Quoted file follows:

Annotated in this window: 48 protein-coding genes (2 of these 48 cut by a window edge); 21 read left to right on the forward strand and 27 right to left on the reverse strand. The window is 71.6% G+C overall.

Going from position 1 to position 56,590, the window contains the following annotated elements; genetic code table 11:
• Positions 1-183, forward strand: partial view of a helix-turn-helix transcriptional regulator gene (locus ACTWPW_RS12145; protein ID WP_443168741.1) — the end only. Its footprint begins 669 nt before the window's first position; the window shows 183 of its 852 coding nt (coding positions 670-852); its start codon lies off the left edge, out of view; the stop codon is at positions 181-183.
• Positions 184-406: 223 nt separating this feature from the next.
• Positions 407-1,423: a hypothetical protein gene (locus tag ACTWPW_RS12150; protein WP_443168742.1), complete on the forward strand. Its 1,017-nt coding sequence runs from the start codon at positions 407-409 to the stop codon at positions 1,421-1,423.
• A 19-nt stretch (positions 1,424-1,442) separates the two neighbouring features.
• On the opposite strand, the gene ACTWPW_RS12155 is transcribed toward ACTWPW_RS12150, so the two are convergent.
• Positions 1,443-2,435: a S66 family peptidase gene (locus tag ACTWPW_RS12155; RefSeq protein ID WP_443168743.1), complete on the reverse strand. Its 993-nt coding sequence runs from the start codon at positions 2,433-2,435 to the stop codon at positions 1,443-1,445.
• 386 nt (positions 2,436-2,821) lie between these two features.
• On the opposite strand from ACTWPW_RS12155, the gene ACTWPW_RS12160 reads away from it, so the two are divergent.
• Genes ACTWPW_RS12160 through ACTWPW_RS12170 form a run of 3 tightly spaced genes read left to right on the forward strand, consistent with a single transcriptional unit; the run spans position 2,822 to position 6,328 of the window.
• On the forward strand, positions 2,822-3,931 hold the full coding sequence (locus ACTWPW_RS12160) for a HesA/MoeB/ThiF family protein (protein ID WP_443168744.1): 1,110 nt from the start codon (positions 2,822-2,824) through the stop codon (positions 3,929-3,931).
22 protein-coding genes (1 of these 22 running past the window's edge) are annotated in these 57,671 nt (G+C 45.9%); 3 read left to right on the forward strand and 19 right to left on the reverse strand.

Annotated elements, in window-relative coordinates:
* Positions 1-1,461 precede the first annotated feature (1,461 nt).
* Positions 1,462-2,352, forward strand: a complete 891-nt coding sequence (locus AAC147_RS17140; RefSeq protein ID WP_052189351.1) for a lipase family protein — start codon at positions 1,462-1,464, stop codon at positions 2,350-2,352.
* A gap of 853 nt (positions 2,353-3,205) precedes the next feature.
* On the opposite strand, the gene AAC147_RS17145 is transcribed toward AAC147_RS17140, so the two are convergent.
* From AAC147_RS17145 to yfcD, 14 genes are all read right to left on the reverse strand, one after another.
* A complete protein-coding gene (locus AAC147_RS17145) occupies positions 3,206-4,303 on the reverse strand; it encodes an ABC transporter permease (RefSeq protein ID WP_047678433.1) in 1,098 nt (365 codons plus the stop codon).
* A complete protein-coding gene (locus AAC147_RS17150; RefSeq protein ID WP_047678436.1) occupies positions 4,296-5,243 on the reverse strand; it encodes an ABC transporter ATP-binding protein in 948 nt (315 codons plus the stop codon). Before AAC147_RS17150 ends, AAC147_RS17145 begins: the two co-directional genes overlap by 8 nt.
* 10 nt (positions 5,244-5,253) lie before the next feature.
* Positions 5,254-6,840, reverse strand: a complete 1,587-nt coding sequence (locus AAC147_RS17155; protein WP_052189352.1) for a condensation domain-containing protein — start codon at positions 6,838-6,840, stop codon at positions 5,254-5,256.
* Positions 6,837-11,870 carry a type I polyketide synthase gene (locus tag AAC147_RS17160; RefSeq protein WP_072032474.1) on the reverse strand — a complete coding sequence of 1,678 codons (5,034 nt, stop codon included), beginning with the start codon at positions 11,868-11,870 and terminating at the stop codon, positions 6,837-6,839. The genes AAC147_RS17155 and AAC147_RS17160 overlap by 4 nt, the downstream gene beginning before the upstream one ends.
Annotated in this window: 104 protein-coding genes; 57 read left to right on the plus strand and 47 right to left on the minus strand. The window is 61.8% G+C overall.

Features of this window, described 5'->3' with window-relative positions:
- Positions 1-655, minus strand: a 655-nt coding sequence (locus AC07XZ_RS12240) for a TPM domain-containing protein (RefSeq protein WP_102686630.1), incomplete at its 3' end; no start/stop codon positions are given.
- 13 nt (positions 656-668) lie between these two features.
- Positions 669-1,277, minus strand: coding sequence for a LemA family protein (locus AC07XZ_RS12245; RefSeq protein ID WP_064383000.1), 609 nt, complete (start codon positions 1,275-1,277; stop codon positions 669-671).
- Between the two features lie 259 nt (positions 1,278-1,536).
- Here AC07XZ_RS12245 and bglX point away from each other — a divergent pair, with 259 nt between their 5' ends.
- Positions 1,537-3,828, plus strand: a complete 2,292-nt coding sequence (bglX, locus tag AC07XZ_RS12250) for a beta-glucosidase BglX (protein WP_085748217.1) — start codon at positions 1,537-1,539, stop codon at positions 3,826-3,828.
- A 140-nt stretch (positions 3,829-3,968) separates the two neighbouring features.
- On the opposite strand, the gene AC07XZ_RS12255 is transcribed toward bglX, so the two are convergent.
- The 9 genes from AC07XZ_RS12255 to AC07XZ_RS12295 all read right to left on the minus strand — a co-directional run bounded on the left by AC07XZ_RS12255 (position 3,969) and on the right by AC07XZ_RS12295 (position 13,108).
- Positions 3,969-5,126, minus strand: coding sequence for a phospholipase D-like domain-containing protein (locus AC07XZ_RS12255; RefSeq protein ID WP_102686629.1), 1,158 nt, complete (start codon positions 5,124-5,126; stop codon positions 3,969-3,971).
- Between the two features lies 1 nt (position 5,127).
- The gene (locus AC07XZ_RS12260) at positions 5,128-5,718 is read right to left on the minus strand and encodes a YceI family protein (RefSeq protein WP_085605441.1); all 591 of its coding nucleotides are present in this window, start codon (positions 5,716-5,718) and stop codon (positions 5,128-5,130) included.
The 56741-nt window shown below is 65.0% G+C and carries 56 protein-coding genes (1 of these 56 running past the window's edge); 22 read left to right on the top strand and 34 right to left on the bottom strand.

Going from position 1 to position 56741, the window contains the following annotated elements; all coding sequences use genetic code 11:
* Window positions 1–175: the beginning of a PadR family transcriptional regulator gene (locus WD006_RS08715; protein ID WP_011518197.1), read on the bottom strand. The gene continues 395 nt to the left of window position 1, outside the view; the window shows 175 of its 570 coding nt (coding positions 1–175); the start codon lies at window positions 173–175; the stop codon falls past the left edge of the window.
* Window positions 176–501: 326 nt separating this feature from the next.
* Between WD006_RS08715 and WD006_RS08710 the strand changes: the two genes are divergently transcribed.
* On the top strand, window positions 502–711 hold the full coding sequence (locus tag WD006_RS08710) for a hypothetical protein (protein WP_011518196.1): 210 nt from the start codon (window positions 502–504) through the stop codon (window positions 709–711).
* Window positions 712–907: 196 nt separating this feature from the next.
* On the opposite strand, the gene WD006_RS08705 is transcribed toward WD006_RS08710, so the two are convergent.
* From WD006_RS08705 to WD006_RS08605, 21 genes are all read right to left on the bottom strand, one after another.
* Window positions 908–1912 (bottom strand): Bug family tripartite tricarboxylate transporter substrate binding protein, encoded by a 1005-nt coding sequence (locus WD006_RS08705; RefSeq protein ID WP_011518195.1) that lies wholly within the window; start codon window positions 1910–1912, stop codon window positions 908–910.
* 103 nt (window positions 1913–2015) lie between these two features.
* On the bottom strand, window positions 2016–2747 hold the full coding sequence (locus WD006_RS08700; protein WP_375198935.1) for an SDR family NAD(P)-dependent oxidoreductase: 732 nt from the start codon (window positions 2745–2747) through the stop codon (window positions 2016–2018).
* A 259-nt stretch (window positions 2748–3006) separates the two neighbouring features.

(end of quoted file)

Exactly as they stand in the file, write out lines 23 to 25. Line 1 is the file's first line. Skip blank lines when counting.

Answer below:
* Positions 5,254-6,840, reverse strand: a complete 1,587-nt coding sequence (locus AAC147_RS17155; protein WP_052189352.1) for a condensation domain-containing protein — start codon at positions 6,838-6,840, stop codon at positions 5,254-5,256.
* Positions 6,837-11,870 carry a type I polyketide synthase gene (locus tag AAC147_RS17160; RefSeq protein WP_072032474.1) on the reverse strand — a complete coding sequence of 1,678 codons (5,034 nt, stop codon included), beginning with the start codon at positions 11,868-11,870 and terminating at the stop codon, positions 6,837-6,839. The genes AAC147_RS17155 and AAC147_RS17160 overlap by 4 nt, the downstream gene beginning before the upstream one ends.
Annotated in this window: 104 protein-coding genes; 57 read left to right on the plus strand and 47 right to left on the minus strand. The window is 61.8% G+C overall.